The new citizenship law did not come up for discussion between visiting US President Donald Trump and Prime Minister Narendra Modi, Foreign Secretary Harsh Vardhan Shringla said on Tuesday, noting that the two leaders talked about religious harmony in a "positive way". He said that India and the US held talks in five major categories - security and defence; energy; technology and trade; people-to-people contacts; and global and regional issues, with Trump assuring India highest consideration for collaboration in defence sector.
Shringla said Modi and Trump also decided to move towards what was referred to as a "big deal" in the trade sector.
He said the two leaders have decided to conclude the ongoing discussions on bilateral trade as soon as possible and give it legal framework and the text for it can be finalised with legal vetting.
"The two leaders also decided to move towards what was referred to as big deal in the trade sector," he said.
In response to a question on whether the contentious Citizenship Amendment Act that has led to violent protests across the country and the National Register of Citizens were discussed, Shringla said the new citizenship law did not come up in the talks.
"The issue of CAA did not come up, but with regard to what you mentioned, the term religious freedom, there was appreciation from both sides that pluralism and diversity are a common binding factor of both the countries," he said.
"You would have heard President Trump in his speech yesterday in Ahmedabad referred to religious diversity and harmony that is evident in India and discussions really to the extent possible were on these lines on this issue," Shringla told reporters.
Replying to a question he said, "Religious harmony was discussed in a positive way" between the two leaders and added that discussion on Jammu and Kashmir centred on positive developments in the region.
"Things were moving in the right direction," he said on the discussion on J&K during Indo-US talks.
In response to another question, Shringla said that Pakistan figured in the discussion between the two leaders and India's "concerns were put on the table" on cross-border terrorism.
He said the two countries have also decided to set up working groups on curbing narcotics trafficking and reinvigorating homeland security dialogue.
"President Trump has assured highest consideration to India for procurement, technology and joint collaboration in defence sector," he said.
Trump and Modi held talks for five hours to arrive at a slew of agreements, Shringla said.
He said that energy has emerged as one of most important areas of bilateral cooperation and India is expected to source USD 9 billion from US in 2020.
"Indian side raised issue of H1 B visa and highlighted contribution of Indian professionals in high-tech sector," he said.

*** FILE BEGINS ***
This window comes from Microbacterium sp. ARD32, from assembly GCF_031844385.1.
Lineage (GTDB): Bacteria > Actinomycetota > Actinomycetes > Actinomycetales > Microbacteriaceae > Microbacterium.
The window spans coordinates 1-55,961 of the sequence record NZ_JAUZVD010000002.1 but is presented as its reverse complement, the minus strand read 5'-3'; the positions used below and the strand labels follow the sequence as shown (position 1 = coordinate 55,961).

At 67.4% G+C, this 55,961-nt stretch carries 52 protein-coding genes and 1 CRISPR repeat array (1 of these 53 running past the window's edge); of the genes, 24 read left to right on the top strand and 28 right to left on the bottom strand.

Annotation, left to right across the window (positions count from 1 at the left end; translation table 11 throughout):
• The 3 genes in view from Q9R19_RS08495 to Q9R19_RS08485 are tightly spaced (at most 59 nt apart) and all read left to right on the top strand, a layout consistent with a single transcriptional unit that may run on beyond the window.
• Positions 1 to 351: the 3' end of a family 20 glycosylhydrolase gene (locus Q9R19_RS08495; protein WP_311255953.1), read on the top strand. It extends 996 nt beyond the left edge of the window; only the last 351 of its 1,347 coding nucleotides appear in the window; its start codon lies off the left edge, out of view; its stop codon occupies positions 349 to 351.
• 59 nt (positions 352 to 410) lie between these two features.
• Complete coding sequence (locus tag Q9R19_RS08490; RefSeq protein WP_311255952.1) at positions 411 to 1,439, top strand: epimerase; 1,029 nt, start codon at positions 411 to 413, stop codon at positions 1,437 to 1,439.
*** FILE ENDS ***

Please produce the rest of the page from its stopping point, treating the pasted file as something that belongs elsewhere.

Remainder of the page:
On trade, Shringla said there has been "very useful" and comprehensive discussions.
"There was appreciation that trade has increased year-on-year steadily over the last few years. The US exports to India has increased fairly dramatically and there was noticeable adverse trade imbalance decline from USD 30 billion a few years ago to USD 25 billion," he said.
He said adverse trade imbalance is also gradually eroding with greater amount of acquisitions we are making in areas of oil and gas and purchase of commercial aircraft.
"The US is India's largest trading partner and it accounts for 12 per cent of our total export and India is emerging as a very large market for the US too," Shringla said.
"There are complementarities in this because there are a lot of areas in which we require goods and technologies which we don't have from the US and vice versa and the is mutuality of benefits in these complementarities. These are the areas we want to focus on when we start discussions on a large trade agreement," he added.
Asked if the grand welcome accorded to Trump was an endorsement of him for a second term in the upcoming US presidential polls, Shringla said, "The India-US partnership is always based on bipartisan support and will continue to be based on that. When we invite the president of the US, it is the president of the US. We have had president Obama here, we have had president Clinton here, we have Bush here. They have represented the different parties they were elected from."
"So, I don't think we make a distinction whether president is from X party or Y party. As far as we are concerned, he represents the people of the US, he represents the will of the people of the US and he represents for us the means of improving and enhancing the relationship with the US," he said.
Asked about Afghanistan, the foreign secretary said the Indian side certainly took note of the fact that there should be an agreement if all goes well over the next five days between the US and the Taliban.
"We are taking note of some of the aspects of the agreement. We would be watching the developments there very carefully. India and the US have a shared interest in a united, democratic, sovereign, stable prosperous Afghanistan," he said.
"We support a peace process that is Afghan-led, Afghan-driven and Afghan-owned and that the peace process results in sustainable peace," he said.